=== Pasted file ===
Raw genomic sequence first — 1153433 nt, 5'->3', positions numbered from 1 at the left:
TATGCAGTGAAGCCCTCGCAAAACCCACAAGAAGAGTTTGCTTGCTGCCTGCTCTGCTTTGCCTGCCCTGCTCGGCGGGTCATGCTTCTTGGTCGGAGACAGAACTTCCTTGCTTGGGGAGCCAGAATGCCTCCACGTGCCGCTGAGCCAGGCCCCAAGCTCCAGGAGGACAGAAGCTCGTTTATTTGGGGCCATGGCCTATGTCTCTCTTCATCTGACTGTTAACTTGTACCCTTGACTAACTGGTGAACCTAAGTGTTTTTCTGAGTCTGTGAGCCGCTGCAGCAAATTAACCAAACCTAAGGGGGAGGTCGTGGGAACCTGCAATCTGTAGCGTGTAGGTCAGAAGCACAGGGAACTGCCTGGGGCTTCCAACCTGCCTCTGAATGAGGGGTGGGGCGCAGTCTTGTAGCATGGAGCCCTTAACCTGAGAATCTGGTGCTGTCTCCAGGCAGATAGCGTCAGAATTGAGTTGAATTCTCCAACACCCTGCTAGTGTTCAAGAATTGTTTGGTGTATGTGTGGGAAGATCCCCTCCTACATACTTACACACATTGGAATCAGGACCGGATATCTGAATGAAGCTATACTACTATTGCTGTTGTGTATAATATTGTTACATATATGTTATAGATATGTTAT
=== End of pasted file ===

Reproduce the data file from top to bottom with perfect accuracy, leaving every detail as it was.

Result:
Raw genomic sequence first — 1153433 nt, 5'->3', positions numbered from 1 at the left:
TATGCAGTGAAGCCCTCGCAAAACCCACAAGAAGAGTTTGCTTGCTGCCTGCTCTGCTTTGCCTGCCCTGCTCGGCGGGTCATGCTTCTTGGTCGGAGACAGAACTTCCTTGCTTGGGGAGCCAGAATGCCTCCACGTGCCGCTGAGCCAGGCCCCAAGCTCCAGGAGGACAGAAGCTCGTTTATTTGGGGCCATGGCCTATGTCTCTCTTCATCTGACTGTTAACTTGTACCCTTGACTAACTGGTGAACCTAAGTGTTTTTCTGAGTCTGTGAGCCGCTGCAGCAAATTAACCAAACCTAAGGGGGAGGTCGTGGGAACCTGCAATCTGTAGCGTGTAGGTCAGAAGCACAGGGAACTGCCTGGGGCTTCCAACCTGCCTCTGAATGAGGGGTGGGGCGCAGTCTTGTAGCATGGAGCCCTTAACCTGAGAATCTGGTGCTGTCTCCAGGCAGATAGCGTCAGAATTGAGTTGAATTCTCCAACACCCTGCTAGTGTTCAAGAATTGTTTGGTGTATGTGTGGGAAGATCCCCTCCTACATACTTACACACATTGGAATCAGGACCGGATATCTGAATGAAGCTATACTACTATTGCTGTTGTGTATAATATTGTTACATATATGTTATAGATATGTTAT